SBIR Phase I: Printed 3-D All Single-Walled Carbon Nanotube Transistors and Integrated Circuits
National Science Foundation
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Small Business Information
22207 Linda drive, Torrance, CA, 90505-2004
Socially and Economically Disadvantaged:
AbstractThis Small Business Innovation Research Phase I project aims to undertake a feasibility study of printing ultra-pure semiconducting and metallic single-walled carbon nanotube (SWCNT) inks as channel materials and electrodes of thin-film-transistors, and to fabricate all-SWCNT circuits such as inverters (<5 V) and ring oscillators (>1 kHz) in two-dimensional (2-D) and three-dimensional (3-D) architectures. The current trend of increasing electronic function per area, offering optical transparency, flexibility and lower cost, is driving products to be produced using printed electronics. This project will leverage existing inkjet printing technologies to implement all-SWCNT thin-film transistors and integrated circuits. To increase areal functional density and overcome interconnect parasitics, this project will aim to develop all-SWCNT printed devices in a 3-D architecture interconnected with metallic SWCNTs that will enable complete circuit transparency of the printed electronics for optoelectronic and display applications. Areal functional density will be increased, and functionalities such as signal delay and power consumption will be improved as a result. Printed integrated circuits based on transistors constructed and interconnected using single-walled carbon nanotubes (SWCNTs) are highly desirable for low cost, vacuum-less, scalable, and flexible applications such as backplane displays, radio frequency identification tags, electronic paper and disposable electronics. The broader impact/commercial potential of this project is all-SWCNT thin-film transistors (TFTs) and circuits of fully-transparent, flexible, dense materials. Creation of these devices will enable products in backplane displays and solar equipment, non-volatile memories, disposable electronics, and semiconductor manufacturing and will impact a plethora of low-cost consumer electronics products. Using metal electrodes compromises a circuit's transparency, flexibility, and mechanical strength. Our all-SWNCT devices will overcome these limitations, as no solid, opaque materials will be employed. This project has the potential to greatly augment the printed electronic industry that is expected to grow to $24 billion in 2015, with an astonishing current growth rate of over 30% per year.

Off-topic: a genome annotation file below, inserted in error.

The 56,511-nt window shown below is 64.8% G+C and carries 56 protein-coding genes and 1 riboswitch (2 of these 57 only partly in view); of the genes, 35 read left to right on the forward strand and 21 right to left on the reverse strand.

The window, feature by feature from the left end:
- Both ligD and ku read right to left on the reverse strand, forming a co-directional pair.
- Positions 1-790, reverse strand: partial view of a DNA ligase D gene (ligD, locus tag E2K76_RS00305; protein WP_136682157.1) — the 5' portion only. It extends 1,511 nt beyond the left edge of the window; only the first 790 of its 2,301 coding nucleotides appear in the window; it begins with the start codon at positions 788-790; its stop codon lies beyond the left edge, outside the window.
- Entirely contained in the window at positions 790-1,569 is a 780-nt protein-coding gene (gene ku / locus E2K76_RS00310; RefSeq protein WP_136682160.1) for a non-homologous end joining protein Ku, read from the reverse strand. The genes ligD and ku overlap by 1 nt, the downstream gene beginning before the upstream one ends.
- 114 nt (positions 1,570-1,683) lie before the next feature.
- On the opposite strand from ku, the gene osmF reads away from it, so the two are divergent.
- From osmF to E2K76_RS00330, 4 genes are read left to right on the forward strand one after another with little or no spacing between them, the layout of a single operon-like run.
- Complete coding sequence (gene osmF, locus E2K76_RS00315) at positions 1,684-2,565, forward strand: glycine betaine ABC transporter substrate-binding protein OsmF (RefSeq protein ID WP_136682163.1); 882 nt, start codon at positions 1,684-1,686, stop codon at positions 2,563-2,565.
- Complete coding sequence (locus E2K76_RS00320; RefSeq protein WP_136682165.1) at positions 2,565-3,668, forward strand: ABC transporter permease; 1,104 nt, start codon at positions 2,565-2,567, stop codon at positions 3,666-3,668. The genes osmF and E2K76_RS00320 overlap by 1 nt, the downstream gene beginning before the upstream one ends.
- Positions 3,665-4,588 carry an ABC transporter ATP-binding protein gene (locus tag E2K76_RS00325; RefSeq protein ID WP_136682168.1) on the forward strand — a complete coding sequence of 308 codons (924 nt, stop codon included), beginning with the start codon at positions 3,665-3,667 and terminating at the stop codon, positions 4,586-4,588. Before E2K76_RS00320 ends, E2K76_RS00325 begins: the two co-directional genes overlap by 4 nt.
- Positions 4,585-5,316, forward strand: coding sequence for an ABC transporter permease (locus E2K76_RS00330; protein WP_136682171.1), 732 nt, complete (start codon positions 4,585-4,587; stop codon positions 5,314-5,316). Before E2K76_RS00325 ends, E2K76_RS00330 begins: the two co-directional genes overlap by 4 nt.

* information listed above is at the time of submission.